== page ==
Examination of Medieval Sauces

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In August of 2009 I subjected my friends to my attempts at Cameline sauce (a sort of cinnamon based dipping sauce for meat), and Mustard.  I needed more practice with documentation and wrote this up as if it were for a competition.

15th Century Cameline Sauce

This recipe is from “Two Fifteenth Century Cookery-books: About 1430-1450” by Thomas Austin. I first found this recipe as the basis of Daniel Meyers’ Cameline sauce (Meyers). Instead of following his version of this (which was more of an amalgamation of several different Cameline recipes) I followed the given recipe.

Source

Sauce gamelyne. Take faire brede, and kutte it, and take vinegre and wyne, & stepe þe brede therein,
and drawe hit thorgh a streynour with powder of canel, and drawe hit twies or thries til hit be smoth;
and þen take pouder of ginger, Sugur, and pouder of cloues, and cast þerto a litul saffron and let hit be
thik ynogh, and thenne serue hit forthe. (Austin)

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Tart of Prunes

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This was done for the A&S competition at Lionsdale Champions in June 2009.  The competition was “Rhymes with June”.  My lady Kayleigh deLeis and I did this together.  We won the competition.

Recipe

Original source

The recipe we chose was from A Proper newe Booke of Cokerye which was published in 1557 in England.  It is for a dessert tart made with prunes.  We found a second source in The Good Huswifes Jewell, published in 1596 in England which we used to add a bit of spice to our adaptation.

To make short paest for tarte.
Take fyne floure and a cursey of
fayre water and a dysche of swete butter and
a lyttel saffron, and the yolckes of two egges
and make it thynne and as tender as ye
maye.

To make a tarte of Prunes.
Take prunes and set them upon a chafer
wyth a little red wyne and putte therto a
manshet and let them boyle together, then
drawe them thorowe a streyner with the
yolkes of foure egges and season it up wyth
suger and so bake it.
(Frere)

To make Tarte of Prunes.
Put your prunes into a pot, and put in
red wine or claret wine and a little faire,
water, and stirre them now and then, and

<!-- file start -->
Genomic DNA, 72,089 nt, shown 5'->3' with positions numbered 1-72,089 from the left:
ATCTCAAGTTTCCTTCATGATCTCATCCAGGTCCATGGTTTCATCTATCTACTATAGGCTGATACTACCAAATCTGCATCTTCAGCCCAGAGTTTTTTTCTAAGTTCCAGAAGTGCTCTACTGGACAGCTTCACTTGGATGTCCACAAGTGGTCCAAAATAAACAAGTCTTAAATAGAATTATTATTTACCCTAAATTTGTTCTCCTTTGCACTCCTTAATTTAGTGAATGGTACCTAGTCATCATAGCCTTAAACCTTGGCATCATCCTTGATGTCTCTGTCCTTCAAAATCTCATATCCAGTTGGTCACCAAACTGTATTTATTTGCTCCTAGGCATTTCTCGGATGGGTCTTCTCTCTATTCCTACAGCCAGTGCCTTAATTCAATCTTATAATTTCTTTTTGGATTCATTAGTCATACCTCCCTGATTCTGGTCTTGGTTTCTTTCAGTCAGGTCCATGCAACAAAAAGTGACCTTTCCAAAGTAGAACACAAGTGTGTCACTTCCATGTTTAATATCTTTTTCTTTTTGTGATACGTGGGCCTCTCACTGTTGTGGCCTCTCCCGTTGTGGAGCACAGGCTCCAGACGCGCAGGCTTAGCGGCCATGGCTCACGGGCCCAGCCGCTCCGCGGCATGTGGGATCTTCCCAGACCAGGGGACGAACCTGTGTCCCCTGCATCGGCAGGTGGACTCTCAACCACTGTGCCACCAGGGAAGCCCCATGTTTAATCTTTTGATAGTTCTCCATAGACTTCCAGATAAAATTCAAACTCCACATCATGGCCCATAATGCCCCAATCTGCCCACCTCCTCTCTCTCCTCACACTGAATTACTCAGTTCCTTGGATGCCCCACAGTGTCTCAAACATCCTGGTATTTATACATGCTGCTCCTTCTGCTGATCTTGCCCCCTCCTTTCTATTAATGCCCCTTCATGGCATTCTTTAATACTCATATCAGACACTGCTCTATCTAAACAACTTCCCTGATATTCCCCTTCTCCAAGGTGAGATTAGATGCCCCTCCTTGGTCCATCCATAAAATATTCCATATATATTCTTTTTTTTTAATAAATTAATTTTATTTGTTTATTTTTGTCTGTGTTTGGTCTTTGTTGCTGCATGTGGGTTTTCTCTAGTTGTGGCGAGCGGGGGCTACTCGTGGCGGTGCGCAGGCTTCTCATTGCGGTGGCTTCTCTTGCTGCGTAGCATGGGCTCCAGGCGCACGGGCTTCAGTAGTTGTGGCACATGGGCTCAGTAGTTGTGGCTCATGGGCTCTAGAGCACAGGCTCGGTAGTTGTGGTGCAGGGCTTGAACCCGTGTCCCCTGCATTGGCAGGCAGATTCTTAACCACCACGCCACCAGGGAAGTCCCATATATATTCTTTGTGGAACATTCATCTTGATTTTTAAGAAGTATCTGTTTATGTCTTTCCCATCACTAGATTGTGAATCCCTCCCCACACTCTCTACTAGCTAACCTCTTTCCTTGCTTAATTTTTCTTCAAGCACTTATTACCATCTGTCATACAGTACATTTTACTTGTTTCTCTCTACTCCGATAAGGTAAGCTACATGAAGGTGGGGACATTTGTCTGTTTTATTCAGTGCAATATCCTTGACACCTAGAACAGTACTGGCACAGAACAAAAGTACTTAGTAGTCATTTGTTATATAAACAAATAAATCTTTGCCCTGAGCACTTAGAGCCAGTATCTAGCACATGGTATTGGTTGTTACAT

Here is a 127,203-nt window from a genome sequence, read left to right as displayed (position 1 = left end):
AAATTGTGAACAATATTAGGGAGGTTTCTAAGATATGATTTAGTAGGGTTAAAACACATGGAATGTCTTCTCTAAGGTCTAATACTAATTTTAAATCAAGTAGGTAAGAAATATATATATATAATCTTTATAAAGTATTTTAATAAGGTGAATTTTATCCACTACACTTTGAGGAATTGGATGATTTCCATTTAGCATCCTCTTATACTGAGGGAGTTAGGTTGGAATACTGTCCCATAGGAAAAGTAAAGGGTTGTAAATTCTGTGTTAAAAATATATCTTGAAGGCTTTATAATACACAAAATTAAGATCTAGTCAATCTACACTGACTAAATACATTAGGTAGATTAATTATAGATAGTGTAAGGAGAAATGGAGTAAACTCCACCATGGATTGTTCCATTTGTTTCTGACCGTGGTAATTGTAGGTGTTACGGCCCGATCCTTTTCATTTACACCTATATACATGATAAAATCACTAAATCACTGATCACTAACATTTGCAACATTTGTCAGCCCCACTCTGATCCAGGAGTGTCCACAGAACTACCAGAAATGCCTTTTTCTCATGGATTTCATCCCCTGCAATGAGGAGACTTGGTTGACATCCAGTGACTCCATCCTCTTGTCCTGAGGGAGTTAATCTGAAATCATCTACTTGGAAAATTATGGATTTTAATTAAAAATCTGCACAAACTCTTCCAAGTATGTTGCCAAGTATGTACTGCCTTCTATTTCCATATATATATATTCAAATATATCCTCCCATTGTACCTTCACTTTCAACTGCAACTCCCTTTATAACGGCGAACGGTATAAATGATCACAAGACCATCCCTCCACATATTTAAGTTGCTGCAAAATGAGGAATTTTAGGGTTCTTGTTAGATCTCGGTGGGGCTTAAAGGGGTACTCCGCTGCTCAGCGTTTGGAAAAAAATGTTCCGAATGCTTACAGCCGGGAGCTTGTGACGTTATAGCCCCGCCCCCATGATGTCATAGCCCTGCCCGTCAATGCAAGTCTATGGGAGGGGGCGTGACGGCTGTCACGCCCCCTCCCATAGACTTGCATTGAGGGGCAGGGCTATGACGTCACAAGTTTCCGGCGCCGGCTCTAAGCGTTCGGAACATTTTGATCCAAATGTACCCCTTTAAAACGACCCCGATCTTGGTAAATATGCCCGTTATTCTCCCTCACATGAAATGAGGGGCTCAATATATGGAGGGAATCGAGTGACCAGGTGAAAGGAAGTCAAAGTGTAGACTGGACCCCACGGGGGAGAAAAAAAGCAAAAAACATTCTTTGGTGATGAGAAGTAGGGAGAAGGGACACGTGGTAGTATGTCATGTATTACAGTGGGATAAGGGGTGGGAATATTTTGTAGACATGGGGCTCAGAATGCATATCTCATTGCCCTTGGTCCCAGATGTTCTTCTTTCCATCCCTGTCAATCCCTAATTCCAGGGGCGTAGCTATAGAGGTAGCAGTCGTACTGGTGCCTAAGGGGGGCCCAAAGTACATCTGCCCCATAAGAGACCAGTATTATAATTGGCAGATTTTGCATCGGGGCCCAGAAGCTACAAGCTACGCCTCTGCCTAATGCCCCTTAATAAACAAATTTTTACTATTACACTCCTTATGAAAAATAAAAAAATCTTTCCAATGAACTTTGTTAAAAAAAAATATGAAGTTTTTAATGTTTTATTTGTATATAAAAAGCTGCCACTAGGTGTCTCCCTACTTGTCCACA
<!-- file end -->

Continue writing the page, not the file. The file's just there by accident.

when they be boyled enough, put them into
a bowle, and straine them with sugar, synamon
and ginger.
(The Good Huswifes Jewell)

Modern Translation

Preserved Venison and Salmon

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In June of 2009 my lady and I entered the Sealion War A&S competition.  The theme was “War Rations”.  We salted venison and salmon, then baked the salmon into a pie and grilled the venison.  I’ll be giving snippets from the documentation here and attaching the full documentation at the end.

Introduction

Competition

In war, the need to keep your troops well fed is an important necessity, but the long distances travelled to each battle requires some careful preservation and selections of such foods. As such the science points will be the best representation of period war rations. Points will be awarded to the rations that provides the best balance of nutrition/energy, best execution, and best documentation.

Supply Train

The supply train seems to have been a key part of medieval armies. The failure to cut off the English supply train during the siege of Orleans in 1429 for example nearly cost the French the city, and without aid from Jeanne d’Arc it would have (Kibler and Zinn). In the 13th century supply trains were so vital to the function of an army that Florence had a special guard unit simply to protect it (Nicolle and McBride). For this reason we have decided to focus ourselves on things that may have been carried in a supply train and cooked along the way.

Brief Outline

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